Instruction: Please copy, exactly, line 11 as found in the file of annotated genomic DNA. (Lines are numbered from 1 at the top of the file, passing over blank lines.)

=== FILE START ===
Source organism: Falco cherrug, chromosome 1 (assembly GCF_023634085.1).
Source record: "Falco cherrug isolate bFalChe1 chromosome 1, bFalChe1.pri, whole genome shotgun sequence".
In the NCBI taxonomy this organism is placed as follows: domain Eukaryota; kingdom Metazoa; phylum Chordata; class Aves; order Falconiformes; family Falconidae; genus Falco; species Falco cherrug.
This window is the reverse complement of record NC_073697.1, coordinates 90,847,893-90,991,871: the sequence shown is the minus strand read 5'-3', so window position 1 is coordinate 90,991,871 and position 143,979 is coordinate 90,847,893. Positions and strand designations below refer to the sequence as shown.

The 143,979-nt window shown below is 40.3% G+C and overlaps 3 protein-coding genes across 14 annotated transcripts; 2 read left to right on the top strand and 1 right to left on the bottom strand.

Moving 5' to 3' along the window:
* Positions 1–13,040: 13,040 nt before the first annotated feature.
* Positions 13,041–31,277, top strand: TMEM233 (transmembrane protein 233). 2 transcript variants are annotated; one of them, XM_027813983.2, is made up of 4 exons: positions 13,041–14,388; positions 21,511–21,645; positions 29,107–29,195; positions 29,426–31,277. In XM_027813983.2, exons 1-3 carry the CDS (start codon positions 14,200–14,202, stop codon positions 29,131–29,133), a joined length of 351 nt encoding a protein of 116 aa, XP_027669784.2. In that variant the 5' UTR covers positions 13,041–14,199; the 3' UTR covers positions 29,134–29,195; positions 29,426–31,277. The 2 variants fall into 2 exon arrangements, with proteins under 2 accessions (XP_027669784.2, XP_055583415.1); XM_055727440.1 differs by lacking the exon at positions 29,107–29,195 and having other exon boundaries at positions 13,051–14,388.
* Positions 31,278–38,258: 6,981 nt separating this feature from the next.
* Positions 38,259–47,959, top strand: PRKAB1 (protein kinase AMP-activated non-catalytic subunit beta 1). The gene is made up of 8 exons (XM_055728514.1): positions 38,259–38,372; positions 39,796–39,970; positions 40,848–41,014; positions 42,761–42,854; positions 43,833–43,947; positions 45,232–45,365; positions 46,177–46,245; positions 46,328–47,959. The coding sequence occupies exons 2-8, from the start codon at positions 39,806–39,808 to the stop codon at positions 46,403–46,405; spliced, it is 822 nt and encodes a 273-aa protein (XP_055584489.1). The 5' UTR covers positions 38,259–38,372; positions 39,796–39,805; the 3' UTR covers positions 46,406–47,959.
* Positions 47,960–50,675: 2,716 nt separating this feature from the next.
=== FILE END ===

* Positions 47,960–50,675: 2,716 nt separating this feature from the next.